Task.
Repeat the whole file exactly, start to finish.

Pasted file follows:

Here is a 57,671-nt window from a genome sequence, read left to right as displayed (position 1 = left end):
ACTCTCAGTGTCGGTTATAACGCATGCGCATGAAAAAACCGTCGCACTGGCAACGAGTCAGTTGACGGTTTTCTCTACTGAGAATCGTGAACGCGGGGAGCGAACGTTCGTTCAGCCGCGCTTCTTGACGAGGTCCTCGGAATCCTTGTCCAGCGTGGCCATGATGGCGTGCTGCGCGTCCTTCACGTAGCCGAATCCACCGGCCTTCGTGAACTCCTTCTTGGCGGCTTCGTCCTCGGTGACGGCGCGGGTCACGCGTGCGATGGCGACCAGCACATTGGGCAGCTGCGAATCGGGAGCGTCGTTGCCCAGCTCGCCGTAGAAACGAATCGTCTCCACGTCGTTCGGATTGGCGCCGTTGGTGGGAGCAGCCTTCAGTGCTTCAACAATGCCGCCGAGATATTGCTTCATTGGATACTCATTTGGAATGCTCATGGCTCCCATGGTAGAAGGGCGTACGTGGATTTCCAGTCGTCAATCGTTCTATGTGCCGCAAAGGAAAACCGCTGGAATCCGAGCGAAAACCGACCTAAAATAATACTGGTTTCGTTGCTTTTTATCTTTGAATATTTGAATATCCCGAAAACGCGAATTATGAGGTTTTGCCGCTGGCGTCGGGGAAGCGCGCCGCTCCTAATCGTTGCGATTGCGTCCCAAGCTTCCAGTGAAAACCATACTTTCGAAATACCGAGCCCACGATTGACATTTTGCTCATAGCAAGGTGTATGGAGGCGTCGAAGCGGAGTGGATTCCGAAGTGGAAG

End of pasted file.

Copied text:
Here is a 57,671-nt window from a genome sequence, read left to right as displayed (position 1 = left end):
ACTCTCAGTGTCGGTTATAACGCATGCGCATGAAAAAACCGTCGCACTGGCAACGAGTCAGTTGACGGTTTTCTCTACTGAGAATCGTGAACGCGGGGAGCGAACGTTCGTTCAGCCGCGCTTCTTGACGAGGTCCTCGGAATCCTTGTCCAGCGTGGCCATGATGGCGTGCTGCGCGTCCTTCACGTAGCCGAATCCACCGGCCTTCGTGAACTCCTTCTTGGCGGCTTCGTCCTCGGTGACGGCGCGGGTCACGCGTGCGATGGCGACCAGCACATTGGGCAGCTGCGAATCGGGAGCGTCGTTGCCCAGCTCGCCGTAGAAACGAATCGTCTCCACGTCGTTCGGATTGGCGCCGTTGGTGGGAGCAGCCTTCAGTGCTTCAACAATGCCGCCGAGATATTGCTTCATTGGATACTCATTTGGAATGCTCATGGCTCCCATGGTAGAAGGGCGTACGTGGATTTCCAGTCGTCAATCGTTCTATGTGCCGCAAAGGAAAACCGCTGGAATCCGAGCGAAAACCGACCTAAAATAATACTGGTTTCGTTGCTTTTTATCTTTGAATATTTGAATATCCCGAAAACGCGAATTATGAGGTTTTGCCGCTGGCGTCGGGGAAGCGCGCCGCTCCTAATCGTTGCGATTGCGTCCCAAGCTTCCAGTGAAAACCATACTTTCGAAATACCGAGCCCACGATTGACATTTTGCTCATAGCAAGGTGTATGGAGGCGTCGAAGCGGAGTGGATTCCGAAGTGGAAG